And the RC F delivers just that for its front seat passengers, providing lots of space, as well as numerous storage options, including long door bins with room for smaller bottles, two cupholders in the centre console, a large, lidded storage box/armrest between the seats (housing twin USB-A ports, an aux-in jack, and a 12V socket), as well as a decent glove box.
But that space we were just talking about pretty much evaporates when you move to the back. This is a classic ‘2+2.’ The electric folding and sliding front seats make access okay, however, sitting behind the driver’s seat, set for my 183cm height, headroom is tragic, legroom is tight, and toe room is bad.
So, let’s assume it’s a kids-only area, and once ensconced back there, they’ll appreciate a fold down centre armrest, two cupholders between the seats (with a roll-top cover), and adjustable air vents. But there isn’t a USB point in sight which may lead to friction when devices lose charge, or a plug-in negotiation with front-seaters.
Lexus claims a modest boot volume of 366 litres (VDA) and it’s important to note that although there’s a ‘ski-port’ door to accommodate lengthy things (like skis?) the rear seats don't fold down. So, flexibility is limited, although there are tie-down hooks at each corner of the floor to help secure tricky loads.
The Lexus RC F is a no-tow zone, and don’t bother looking for a spare of any description, a repair/inflator kit is your only immediate option. Good thing roadside assistance is included in the warranty package.
The Lexus RC F is powered by the latest iteration of the brand’s (2UR-GSE) 5.0-litre, naturally aspirated V8 engine.
Featuring exotic touches such as a dual variable valve timing (with electric actuation on the inlet side), dual-length intake runners, forged connecting rods, titanium valves, and the ‘D-4S’ control system (combining port and direct-fuel injection) it produces 351kW (471hp) at 7100rpm, and 530Nm from 4800-5600rpm.
Drive goes to the rear wheels via an eight-speed (torque converter) automatic transmission with a new ‘AI-Shift’ control designed to adapt to the driver’s style and shift drive modes more effectively, as well as a Torsen mechanical limited-slip differential.
Claimed fuel economy for the combined (ADR 81/02 - urban, extra-urban) cycle is 11.1L/100km, the V8 emitting 254g/km of CO2 in the process.
In our week with the car, over a combination of city, suburban and freeway conditions (including some enthusiastic B-road running) we recorded an average of 12.8L/100km, which, while not exactly frugal, is still impressive for a V8, performance-focused coupe.
Minimum fuel requirement is 98 RON premium unleaded, and you’ll need 66 litres of it to fill the tank.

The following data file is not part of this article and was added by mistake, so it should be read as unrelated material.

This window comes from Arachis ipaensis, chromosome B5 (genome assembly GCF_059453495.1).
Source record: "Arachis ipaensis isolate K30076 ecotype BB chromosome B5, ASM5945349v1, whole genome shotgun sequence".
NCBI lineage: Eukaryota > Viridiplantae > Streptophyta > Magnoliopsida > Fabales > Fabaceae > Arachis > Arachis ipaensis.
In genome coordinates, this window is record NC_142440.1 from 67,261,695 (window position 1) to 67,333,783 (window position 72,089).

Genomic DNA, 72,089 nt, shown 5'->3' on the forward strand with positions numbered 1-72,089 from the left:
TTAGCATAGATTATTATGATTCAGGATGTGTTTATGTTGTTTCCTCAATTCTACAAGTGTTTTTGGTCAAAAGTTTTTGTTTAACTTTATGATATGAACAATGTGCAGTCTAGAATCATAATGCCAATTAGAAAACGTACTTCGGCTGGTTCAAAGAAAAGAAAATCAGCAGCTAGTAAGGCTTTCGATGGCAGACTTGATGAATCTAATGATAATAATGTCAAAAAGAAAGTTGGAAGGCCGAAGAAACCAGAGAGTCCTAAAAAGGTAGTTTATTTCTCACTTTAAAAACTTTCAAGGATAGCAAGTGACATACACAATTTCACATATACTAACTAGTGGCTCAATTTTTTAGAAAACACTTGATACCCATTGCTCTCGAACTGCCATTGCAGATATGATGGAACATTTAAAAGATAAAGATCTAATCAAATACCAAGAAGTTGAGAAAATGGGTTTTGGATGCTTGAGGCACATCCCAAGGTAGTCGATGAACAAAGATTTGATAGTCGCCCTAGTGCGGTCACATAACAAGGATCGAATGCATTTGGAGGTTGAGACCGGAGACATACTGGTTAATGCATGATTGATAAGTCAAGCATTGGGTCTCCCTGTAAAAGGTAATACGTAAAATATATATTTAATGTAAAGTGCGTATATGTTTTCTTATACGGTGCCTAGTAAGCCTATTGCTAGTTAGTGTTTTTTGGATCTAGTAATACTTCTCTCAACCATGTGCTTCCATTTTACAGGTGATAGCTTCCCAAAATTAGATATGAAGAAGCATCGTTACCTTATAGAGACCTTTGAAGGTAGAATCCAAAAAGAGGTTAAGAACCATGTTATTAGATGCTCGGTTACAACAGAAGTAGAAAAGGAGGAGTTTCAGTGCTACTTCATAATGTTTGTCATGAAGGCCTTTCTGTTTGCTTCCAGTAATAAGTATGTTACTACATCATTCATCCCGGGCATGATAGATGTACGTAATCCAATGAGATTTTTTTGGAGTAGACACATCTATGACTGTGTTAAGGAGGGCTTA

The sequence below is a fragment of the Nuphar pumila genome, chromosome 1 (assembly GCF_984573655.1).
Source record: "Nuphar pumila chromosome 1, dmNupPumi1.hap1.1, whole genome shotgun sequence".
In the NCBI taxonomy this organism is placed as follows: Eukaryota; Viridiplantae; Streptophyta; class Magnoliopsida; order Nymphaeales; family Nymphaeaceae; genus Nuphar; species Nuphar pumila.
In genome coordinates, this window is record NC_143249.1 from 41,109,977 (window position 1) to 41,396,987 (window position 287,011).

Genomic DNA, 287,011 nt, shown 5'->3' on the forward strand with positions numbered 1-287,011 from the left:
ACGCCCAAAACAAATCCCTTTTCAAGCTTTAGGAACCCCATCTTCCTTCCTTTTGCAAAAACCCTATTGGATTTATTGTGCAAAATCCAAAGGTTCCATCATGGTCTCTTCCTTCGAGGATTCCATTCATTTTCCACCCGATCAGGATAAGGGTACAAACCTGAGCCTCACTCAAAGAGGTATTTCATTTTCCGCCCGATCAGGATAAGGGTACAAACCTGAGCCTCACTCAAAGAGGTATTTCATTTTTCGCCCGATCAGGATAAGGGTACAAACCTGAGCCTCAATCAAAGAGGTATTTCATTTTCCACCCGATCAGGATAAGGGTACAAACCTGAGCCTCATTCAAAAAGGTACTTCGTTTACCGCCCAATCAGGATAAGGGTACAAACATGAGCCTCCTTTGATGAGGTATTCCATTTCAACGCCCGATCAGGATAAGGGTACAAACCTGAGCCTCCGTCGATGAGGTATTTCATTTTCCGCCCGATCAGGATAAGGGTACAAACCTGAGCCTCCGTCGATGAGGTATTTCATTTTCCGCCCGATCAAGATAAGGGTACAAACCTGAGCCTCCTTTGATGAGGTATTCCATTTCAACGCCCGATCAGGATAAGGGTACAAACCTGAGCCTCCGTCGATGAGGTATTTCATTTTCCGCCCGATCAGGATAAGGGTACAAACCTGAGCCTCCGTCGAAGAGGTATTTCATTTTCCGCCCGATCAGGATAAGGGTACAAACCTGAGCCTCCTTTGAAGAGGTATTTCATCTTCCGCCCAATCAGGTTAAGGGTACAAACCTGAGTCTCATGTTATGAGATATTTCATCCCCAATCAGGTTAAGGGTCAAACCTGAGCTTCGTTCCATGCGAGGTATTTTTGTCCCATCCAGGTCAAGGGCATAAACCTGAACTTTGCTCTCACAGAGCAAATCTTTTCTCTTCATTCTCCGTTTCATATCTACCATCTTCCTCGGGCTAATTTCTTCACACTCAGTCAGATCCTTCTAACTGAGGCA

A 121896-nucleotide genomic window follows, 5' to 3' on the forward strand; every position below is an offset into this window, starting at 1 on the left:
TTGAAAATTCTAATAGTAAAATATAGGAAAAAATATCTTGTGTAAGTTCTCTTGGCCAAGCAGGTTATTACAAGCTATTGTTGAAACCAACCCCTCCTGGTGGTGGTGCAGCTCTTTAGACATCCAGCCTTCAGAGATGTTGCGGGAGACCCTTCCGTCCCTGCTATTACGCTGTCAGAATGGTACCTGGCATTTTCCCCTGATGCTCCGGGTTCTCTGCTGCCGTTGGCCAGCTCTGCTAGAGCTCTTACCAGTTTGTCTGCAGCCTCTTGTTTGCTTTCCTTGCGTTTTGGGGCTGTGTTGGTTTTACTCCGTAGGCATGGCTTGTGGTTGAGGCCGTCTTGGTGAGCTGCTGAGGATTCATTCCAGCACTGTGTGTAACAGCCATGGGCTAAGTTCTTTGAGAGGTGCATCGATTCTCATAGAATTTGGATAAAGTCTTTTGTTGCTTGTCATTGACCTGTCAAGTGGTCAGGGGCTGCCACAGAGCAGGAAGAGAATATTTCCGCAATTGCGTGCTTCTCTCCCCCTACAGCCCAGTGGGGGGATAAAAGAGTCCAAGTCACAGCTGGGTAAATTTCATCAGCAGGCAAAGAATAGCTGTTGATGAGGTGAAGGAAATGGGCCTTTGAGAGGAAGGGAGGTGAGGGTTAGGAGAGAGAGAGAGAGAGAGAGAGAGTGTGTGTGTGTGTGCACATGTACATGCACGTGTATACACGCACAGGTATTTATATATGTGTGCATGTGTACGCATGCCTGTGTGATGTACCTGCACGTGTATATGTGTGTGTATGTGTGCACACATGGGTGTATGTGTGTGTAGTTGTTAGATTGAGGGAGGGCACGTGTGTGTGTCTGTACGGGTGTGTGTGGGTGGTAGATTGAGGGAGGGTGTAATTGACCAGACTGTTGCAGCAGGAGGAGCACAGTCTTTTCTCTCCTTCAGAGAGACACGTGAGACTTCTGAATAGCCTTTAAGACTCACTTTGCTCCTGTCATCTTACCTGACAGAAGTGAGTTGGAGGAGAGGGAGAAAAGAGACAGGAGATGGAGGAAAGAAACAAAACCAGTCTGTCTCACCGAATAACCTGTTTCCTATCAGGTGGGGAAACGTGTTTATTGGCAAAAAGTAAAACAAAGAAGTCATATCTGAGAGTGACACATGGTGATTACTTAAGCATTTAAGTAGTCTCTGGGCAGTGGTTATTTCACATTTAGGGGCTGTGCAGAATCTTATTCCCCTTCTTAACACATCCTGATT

To help avoid a crash the expected systems like ABS, EBD, brake assist, as well as stability and traction controls are all on-board.
And despite its relatively advanced age (the RC was launched globally in 2014) the RC F hasn’t been left behind, with more recent safety developments also included.
Specifically, pre-collision warning (including AEB, with pedestrian detection), active cruise control, lane-departure warning (with steering assist), vehicle sway warning, auto high beam, blind-spot monitoring, a reversing camera, front and rear parking sensors, and rear cross-traffic alert.
But if an impact is unavoidable, you’re protected by eight airbags (driver and front passenger front and side [thorax], driver and front passenger knee, and side curtain bags).
Pedestrians aren’t forgotten either, the RC F featuring sensors able to detect if the front bumper has collided with a person, immediately lifting the back of the bonnet up by around 65mm, to help absorb impact force. Interestingly, the ‘Pop-up Hood’ sensors won’t deploy this function if the car collides with anything else.
There are top tether points and ISOFIX anchors to securely fit baby capsules/child restraints in both rear seat positions.
4 years / 100,000 km warranty
The standard Lexus warranty in Australia is four years/100,000km, which outscores the likes of Audi and BMW on duration (both at three years) but trails on kilometres (both offering unlimited km).
Then there’s Merc, which has gazumped all the luxury players with five year/unlimited km cover. Plus, there’s the fact that the mainstream market standard is now five years/unlimited km, with some at seven years.
To balance the scales, the ‘Lexus Encore Privileges’ program provides 24-hour roadside assistance for the duration of the warranty, as well as access to owner events and special offers.
Service is scheduled for 12 months/15,000km (whichever comes first), and Encore capped price servicing is available for a three year period, averaging $595 annually, for an all-in cost of $1785.